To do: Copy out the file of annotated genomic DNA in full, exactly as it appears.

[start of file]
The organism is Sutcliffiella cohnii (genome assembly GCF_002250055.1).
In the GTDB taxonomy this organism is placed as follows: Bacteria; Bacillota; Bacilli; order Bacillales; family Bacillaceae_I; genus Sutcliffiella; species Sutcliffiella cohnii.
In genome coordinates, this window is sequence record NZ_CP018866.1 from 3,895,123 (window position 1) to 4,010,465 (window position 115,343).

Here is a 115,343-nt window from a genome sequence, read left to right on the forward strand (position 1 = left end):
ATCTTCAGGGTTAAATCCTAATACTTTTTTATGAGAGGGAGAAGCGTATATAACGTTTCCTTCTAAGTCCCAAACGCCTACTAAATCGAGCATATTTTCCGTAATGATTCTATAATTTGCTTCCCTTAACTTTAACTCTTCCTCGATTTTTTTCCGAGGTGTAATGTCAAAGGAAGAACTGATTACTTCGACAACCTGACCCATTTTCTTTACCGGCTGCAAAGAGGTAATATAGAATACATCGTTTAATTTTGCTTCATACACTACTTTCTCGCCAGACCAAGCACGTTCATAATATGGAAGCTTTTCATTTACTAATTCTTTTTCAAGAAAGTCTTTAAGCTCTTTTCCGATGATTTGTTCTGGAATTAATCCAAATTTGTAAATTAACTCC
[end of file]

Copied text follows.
The organism is Sutcliffiella cohnii (genome assembly GCF_002250055.1).
In the GTDB taxonomy this organism is placed as follows: Bacteria; Bacillota; Bacilli; order Bacillales; family Bacillaceae_I; genus Sutcliffiella; species Sutcliffiella cohnii.
In genome coordinates, this window is sequence record NZ_CP018866.1 from 3,895,123 (window position 1) to 4,010,465 (window position 115,343).

Here is a 115,343-nt window from a genome sequence, read left to right on the forward strand (position 1 = left end):
ATCTTCAGGGTTAAATCCTAATACTTTTTTATGAGAGGGAGAAGCGTATATAACGTTTCCTTCTAAGTCCCAAACGCCTACTAAATCGAGCATATTTTCCGTAATGATTCTATAATTTGCTTCCCTTAACTTTAACTCTTCCTCGATTTTTTTCCGAGGTGTAATGTCAAAGGAAGAACTGATTACTTCGACAACCTGACCCATTTTCTTTACCGGCTGCAAAGAGGTAATATAGAATACATCGTTTAATTTTGCTTCATACACTACTTTCTCGCCAGACCAAGCACGTTCATAATATGGAAGCTTTTCATTTACTAATTCTTTTTCAAGAAAGTCTTTAAGCTCTTTTCCGATGATTTGTTCTGGAATTAATCCAAATTTGTAAATTAACTCC